Initially, I wrote this book over a period of a year, 150 words every day—that’s what I could do, as a day jobber, and it was a good every day practice—which gave me a 55,000-word draft. As you can imagine, it was incredibly fragmented, but it was a starting point.
So then, I threaded things together in a more linear way, and then I broke it apart and organized by character, then by themes, then by time.
This novel has its structure via very intense revision, much of which was informed by early, trusted readers who helped guide the manuscript into the book it is today.
Question: The whole ‘damp’ theme—care to share? Did that come naturally?
Wendy J. Fox: Dampness was not thematic at the onset of early drafts, but as anyone who writes knows, sometimes themes emerge out of free writes and discovery exercises. As one starts to build a longer work, the linkage starts to make sense.
Question: The relationship between Irene and Kathleen—based on anybody you knew? Kathleen’s major decision to … step in? (A question asked without including spoilers.)
Wendy J. Fox: The relationship between Irene and Kathleen is not based on any specific, named folks, but loosely based on the people I grew up with. I dedicated this book “To my sisters” – I have no biological sisters. My sister-people know who they are. Kathleen, if I had to attribute her to someone, is inspired by my mother, because of her toughness.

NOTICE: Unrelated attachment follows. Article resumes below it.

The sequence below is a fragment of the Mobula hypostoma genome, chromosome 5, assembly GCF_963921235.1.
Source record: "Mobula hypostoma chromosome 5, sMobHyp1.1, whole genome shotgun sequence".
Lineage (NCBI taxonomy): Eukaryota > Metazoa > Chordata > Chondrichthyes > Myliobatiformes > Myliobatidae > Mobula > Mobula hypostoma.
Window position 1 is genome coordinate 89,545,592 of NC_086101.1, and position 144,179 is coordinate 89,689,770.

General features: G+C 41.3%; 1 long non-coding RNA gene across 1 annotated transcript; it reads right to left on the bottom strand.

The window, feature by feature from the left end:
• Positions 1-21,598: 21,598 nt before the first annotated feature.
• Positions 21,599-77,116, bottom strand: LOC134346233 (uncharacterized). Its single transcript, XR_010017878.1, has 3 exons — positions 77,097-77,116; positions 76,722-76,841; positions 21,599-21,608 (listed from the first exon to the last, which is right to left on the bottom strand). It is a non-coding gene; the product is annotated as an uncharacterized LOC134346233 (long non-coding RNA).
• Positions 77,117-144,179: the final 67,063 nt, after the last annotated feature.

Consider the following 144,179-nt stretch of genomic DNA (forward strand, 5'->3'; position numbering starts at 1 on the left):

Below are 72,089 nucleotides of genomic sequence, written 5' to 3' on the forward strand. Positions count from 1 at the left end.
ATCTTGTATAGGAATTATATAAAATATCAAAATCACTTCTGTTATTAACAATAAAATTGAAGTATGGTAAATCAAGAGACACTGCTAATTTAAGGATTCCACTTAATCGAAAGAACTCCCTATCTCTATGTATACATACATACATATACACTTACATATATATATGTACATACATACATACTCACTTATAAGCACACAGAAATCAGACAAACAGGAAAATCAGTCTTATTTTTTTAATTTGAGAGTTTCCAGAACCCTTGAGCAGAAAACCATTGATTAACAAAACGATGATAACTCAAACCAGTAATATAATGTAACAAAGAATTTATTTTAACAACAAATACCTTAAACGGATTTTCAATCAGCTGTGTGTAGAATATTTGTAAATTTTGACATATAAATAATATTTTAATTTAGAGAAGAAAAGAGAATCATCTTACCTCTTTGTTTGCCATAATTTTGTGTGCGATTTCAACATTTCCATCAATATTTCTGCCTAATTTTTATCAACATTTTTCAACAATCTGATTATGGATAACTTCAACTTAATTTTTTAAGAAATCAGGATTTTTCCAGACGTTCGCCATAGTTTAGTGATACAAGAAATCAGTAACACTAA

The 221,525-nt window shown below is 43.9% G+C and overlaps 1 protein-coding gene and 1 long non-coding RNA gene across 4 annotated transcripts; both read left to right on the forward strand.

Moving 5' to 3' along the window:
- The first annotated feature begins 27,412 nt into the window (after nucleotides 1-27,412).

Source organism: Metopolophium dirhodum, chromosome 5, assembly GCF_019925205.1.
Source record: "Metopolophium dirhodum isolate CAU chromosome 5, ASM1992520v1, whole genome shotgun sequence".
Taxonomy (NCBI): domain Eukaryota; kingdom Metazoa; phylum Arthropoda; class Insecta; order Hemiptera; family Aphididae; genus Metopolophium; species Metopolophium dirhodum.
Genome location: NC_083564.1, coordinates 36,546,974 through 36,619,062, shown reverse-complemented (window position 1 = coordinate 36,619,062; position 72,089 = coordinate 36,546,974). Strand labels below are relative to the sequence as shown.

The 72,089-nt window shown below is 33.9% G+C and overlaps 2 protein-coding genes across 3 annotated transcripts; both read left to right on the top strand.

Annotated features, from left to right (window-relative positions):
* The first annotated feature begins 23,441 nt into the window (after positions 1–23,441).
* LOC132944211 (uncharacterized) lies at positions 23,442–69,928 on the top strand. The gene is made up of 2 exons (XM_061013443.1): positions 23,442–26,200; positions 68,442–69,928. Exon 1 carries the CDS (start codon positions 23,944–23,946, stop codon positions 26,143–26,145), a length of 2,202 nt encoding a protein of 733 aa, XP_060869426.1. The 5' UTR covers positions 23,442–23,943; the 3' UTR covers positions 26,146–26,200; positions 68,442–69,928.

Question: One thing beginning writers are instructed (ad nauseam) is to “show don’t tell.” To me, If the Ice Had Held relies on telling—there is an omniscient flavor to the writing. Care to discuss your thoughts about how you approached the narrative style?
Wendy J. Fox: It’s true there is a lot of narrative summary in Ice.
I think that the instruction of “show don’t tell” is actually very useful, but I also think that sometimes there is ground to cover and as writers we can move in and out of the moment of the immediate scene.
My style has because something that some reviewers have described “at arm’s length,” which I think you are correct to call “omniscient flavor” but not fully omniscient.
Personally, the best advice I ever received was “write what you want, call it what it is,” and I think about that every time I’m embarking on a project.
Sometimes the lens of the telling is very close in, sometimes it’s at a distance.
Question: Thirty-seven chapters and seven individual voices. Of the chapters, the guys get four cracks at telling their story. Did you think at any point about not including Brian or Simon?
Wendy J. Fox: In the early drafts, there actually were actually more chapters that gave voice to the male characters.
I never thought of completely cutting them out, but as the manuscript progressed, I kept asking, “whose story is this?” Brian and Simon are definitely important, and the book can’t exist without them, but they are not the ones, in this particular tale, for whom the stakes are the highest or for who have the most to lose. So, they get less time.
Question:What’s next for you?
Wendy J. Fox: In the near term, I’m on book tour for Ice, and the longer term I have a manuscript of shorts (my first love) that I’m shopping.
More at Wendy J. Fox’s website
We are deep into the If the Ice Had Held, a brisk novel told from seven points of view across more than three decades, when 14-year-old Irene thinks about her mother, a woman she never really knew.